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Community and ROI

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The firms I talk to about community building seem to fall into two categories – those that want a Web community right now, and those that question the very value of communities.

The latter group is skeptical for a variety of reasons, ranging from, “If we let our customers post on our website, they may say bad things about our products!” to “Can you really justify the ongoing time and money for administration and moderation? Our people are already really busy, and we don’t have a budget for outsourcing.” These are legitimate concerns, but of course we’ve got good answers for both of them. While working on a post over on Neuromarketing about branding and customer engagement, I dropped by Kathy Sierra’s Creating Passionate Users blog. While there, I found that Kathy’s post, User Community and ROI, provides a slightly different but excellent answer to the “value of community” question.

The CPU blog tends to focus on software, but the ideas you’ll find there are almost always broadly applicable. This one is no exception. Kathy finds value in community building when the community can replace or augment activity that would otherwise be done by company employees:

Think about all the things a strong user community can do for you: tech support, user training, marketing (evangelism, word of mouth), third-party add-ons, even new product ideas.

Every company spends money on helping the users of its products, promoting those products, and designing both product enhancements and new products. All too often, these tasks are performed entirely by paid staff (or outsourced to some other entity), with minimal involvement by the people who actually USE the products. Certainly, getting a community of users involved won’t make the internal staff expenses go away, but the community may both lighten the load in some areas as well as provide a major dose of market insight and creativity.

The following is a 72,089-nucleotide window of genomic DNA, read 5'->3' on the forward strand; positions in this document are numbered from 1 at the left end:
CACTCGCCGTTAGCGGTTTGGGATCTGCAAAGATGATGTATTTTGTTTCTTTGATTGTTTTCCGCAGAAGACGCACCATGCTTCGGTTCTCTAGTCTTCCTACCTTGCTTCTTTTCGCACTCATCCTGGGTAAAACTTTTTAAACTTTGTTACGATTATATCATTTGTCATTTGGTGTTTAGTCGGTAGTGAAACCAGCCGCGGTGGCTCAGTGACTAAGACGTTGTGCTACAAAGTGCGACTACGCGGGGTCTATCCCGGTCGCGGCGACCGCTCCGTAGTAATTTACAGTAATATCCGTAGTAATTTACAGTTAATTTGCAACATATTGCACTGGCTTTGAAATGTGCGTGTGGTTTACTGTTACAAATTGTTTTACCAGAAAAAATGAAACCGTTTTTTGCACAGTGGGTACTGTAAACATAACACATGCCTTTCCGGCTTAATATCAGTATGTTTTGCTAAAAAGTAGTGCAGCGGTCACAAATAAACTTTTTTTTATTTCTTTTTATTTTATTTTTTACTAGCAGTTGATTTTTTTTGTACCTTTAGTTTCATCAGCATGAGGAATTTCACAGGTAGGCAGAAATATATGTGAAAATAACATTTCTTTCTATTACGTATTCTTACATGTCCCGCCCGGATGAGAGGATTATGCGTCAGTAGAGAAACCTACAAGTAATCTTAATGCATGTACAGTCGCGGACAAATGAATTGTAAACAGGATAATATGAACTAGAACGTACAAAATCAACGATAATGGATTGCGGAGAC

In estimating community return on investment, it’s often relatively easy to identify the costs, but harder to come up with numbers for revenue/profit. Here are a few questions that may help estimate the impact of a successful community:

  • What is the value of a customer getting a question answered in minutes vs. 24 hours?
  • How much can be saved by not hiring an additional support staffer? Two? Three?
  • What is a part-time brand evangelist worth? How about a large number of them?
  • Would an early warning of product problems be valuable?
  • What is an idea for a new product feature or an entirely new product worth?

That’s far from an exhaustive list, and companies in different fields will have varying specifics. Still, community builders need to make the profit/revenue side of communities as tangible as the costs to create an informed discussion about community ROI.

Getting back to the CPU post, Kathy provides some great tips for building a community rapidly. Among those is an idea I particularly like: trying to move the member along the path of “member evolution” more quickly. I.e., as the question-asking newbie starts to get a bit more comfortable with his knowledge, try to encourage him to start answering questions even if he’s not a real expert yet. Increasing positive contributions from these members will move them more rapidly to more advanced levels, and will enhance the overall community experience for all members. She also suggests,

Above all, keep teaching members to teach other members. Give everyone a crash course in learning theory. The better they become at helping others–the more skills they develop in mentoring/tutoring others–the more meaningful and motivating it is for them to keep on doing it.

There are plenty of other solid tips in the post – if you run a community, or are starting one, check it out.

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